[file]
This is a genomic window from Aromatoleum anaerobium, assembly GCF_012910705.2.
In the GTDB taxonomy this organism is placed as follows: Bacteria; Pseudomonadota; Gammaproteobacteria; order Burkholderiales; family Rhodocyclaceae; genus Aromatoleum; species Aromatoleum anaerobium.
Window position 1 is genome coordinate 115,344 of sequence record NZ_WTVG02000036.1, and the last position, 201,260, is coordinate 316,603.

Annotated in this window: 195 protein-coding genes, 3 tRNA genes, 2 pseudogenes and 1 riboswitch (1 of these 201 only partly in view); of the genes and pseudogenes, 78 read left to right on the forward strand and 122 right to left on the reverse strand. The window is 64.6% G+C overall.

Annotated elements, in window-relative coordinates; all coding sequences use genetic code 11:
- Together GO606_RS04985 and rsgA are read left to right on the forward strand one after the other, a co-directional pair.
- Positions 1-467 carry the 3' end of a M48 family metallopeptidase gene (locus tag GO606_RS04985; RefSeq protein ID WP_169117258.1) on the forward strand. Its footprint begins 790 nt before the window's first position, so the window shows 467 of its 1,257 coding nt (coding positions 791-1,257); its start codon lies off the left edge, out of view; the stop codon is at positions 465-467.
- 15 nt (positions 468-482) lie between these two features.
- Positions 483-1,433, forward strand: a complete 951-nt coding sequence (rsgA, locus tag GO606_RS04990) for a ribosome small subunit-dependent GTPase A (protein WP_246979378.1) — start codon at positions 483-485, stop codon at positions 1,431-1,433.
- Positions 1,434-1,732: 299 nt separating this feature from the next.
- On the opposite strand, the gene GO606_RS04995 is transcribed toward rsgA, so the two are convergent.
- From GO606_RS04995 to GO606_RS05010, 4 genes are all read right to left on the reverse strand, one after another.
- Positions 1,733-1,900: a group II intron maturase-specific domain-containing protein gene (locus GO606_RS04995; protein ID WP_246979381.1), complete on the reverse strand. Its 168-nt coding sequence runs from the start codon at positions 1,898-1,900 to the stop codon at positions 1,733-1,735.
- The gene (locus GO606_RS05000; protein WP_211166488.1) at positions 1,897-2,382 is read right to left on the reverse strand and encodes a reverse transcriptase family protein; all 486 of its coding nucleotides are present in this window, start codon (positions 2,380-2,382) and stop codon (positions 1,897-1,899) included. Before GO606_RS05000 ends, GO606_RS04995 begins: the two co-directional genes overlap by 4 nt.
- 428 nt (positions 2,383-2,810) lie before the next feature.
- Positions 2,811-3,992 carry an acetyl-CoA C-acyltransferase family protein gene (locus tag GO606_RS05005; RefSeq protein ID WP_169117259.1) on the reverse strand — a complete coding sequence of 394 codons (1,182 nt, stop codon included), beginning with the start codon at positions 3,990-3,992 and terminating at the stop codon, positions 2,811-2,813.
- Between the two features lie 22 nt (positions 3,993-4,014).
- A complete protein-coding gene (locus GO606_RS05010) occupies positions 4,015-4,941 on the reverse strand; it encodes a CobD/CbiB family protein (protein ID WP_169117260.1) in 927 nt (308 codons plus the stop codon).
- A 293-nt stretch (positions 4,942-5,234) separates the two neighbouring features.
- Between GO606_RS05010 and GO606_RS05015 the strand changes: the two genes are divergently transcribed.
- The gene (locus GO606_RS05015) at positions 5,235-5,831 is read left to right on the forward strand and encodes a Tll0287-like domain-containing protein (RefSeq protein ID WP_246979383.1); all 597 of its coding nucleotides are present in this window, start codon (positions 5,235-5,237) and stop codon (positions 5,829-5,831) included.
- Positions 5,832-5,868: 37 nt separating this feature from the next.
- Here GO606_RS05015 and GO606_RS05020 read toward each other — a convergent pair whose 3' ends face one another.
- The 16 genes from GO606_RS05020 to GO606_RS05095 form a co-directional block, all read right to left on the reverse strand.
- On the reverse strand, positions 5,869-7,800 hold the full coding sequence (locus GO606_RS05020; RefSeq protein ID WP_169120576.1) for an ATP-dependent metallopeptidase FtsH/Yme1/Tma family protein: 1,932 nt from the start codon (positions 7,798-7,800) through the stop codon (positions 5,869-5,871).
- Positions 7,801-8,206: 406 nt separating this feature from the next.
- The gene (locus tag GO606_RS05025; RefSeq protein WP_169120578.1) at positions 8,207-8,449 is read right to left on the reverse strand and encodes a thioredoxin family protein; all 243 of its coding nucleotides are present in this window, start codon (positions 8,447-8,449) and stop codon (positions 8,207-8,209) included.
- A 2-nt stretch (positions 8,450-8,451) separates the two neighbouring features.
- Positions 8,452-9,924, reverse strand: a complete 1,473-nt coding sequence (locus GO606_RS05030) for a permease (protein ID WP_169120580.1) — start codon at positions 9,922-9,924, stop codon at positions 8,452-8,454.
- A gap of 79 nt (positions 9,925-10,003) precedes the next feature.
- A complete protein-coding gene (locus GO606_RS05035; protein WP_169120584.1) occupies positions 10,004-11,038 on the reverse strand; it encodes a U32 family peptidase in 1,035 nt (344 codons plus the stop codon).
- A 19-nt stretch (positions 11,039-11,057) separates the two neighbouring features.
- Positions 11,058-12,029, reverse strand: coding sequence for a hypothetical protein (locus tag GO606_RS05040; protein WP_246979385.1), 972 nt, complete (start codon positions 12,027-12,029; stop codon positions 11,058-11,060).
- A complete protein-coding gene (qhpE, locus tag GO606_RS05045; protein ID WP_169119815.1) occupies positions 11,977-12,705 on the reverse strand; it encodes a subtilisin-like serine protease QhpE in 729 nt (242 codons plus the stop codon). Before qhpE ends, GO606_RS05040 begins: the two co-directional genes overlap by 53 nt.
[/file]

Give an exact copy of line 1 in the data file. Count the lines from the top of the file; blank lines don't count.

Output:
This is a genomic window from Aromatoleum anaerobium, assembly GCF_012910705.2.